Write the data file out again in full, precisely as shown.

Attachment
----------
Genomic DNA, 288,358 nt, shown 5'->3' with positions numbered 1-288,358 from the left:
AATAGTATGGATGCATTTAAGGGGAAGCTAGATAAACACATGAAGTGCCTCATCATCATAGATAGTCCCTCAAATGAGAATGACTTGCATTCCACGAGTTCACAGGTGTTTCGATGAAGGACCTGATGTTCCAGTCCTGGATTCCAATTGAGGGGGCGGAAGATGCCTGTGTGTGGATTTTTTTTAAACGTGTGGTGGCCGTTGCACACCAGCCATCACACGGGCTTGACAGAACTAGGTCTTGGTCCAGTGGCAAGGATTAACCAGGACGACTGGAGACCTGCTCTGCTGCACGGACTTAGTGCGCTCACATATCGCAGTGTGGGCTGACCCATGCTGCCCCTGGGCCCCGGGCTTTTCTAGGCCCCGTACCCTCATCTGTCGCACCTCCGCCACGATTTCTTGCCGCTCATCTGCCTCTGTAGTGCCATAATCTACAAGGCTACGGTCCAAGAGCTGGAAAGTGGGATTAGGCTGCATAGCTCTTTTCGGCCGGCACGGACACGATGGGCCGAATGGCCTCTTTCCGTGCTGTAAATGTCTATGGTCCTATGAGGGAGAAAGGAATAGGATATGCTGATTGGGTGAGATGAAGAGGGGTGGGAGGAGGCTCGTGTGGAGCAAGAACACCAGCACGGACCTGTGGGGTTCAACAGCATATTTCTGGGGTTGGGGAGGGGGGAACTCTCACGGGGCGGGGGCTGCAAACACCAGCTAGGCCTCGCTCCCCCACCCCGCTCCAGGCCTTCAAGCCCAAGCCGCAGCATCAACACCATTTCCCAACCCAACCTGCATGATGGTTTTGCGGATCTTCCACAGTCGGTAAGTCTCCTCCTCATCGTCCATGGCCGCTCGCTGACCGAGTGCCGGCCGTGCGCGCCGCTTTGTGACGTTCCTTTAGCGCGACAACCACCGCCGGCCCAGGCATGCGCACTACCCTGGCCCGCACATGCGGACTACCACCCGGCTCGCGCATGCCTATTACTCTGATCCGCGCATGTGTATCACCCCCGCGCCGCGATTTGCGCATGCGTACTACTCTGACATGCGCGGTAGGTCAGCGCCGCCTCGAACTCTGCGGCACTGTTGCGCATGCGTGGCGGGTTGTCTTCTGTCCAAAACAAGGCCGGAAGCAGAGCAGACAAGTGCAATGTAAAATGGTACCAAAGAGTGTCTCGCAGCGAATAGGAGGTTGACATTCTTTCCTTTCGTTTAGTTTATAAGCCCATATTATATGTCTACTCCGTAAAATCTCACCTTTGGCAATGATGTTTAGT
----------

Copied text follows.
Genomic DNA, 288,358 nt, shown 5'->3' with positions numbered 1-288,358 from the left:
AATAGTATGGATGCATTTAAGGGGAAGCTAGATAAACACATGAAGTGCCTCATCATCATAGATAGTCCCTCAAATGAGAATGACTTGCATTCCACGAGTTCACAGGTGTTTCGATGAAGGACCTGATGTTCCAGTCCTGGATTCCAATTGAGGGGGCGGAAGATGCCTGTGTGTGGATTTTTTTTAAACGTGTGGTGGCCGTTGCACACCAGCCATCACACGGGCTTGACAGAACTAGGTCTTGGTCCAGTGGCAAGGATTAACCAGGACGACTGGAGACCTGCTCTGCTGCACGGACTTAGTGCGCTCACATATCGCAGTGTGGGCTGACCCATGCTGCCCCTGGGCCCCGGGCTTTTCTAGGCCCCGTACCCTCATCTGTCGCACCTCCGCCACGATTTCTTGCCGCTCATCTGCCTCTGTAGTGCCATAATCTACAAGGCTACGGTCCAAGAGCTGGAAAGTGGGATTAGGCTGCATAGCTCTTTTCGGCCGGCACGGACACGATGGGCCGAATGGCCTCTTTCCGTGCTGTAAATGTCTATGGTCCTATGAGGGAGAAAGGAATAGGATATGCTGATTGGGTGAGATGAAGAGGGGTGGGAGGAGGCTCGTGTGGAGCAAGAACACCAGCACGGACCTGTGGGGTTCAACAGCATATTTCTGGGGTTGGGGAGGGGGGAACTCTCACGGGGCGGGGGCTGCAAACACCAGCTAGGCCTCGCTCCCCCACCCCGCTCCAGGCCTTCAAGCCCAAGCCGCAGCATCAACACCATTTCCCAACCCAACCTGCATGATGGTTTTGCGGATCTTCCACAGTCGGTAAGTCTCCTCCTCATCGTCCATGGCCGCTCGCTGACCGAGTGCCGGCCGTGCGCGCCGCTTTGTGACGTTCCTTTAGCGCGACAACCACCGCCGGCCCAGGCATGCGCACTACCCTGGCCCGCACATGCGGACTACCACCCGGCTCGCGCATGCCTATTACTCTGATCCGCGCATGTGTATCACCCCCGCGCCGCGATTTGCGCATGCGTACTACTCTGACATGCGCGGTAGGTCAGCGCCGCCTCGAACTCTGCGGCACTGTTGCGCATGCGTGGCGGGTTGTCTTCTGTCCAAAACAAGGCCGGAAGCAGAGCAGACAAGTGCAATGTAAAATGGTACCAAAGAGTGTCTCGCAGCGAATAGGAGGTTGACATTCTTTCCTTTCGTTTAGTTTATAAGCCCATATTATATGTCTACTCCGTAAAATCTCACCTTTGGCAATGATGTTTAGT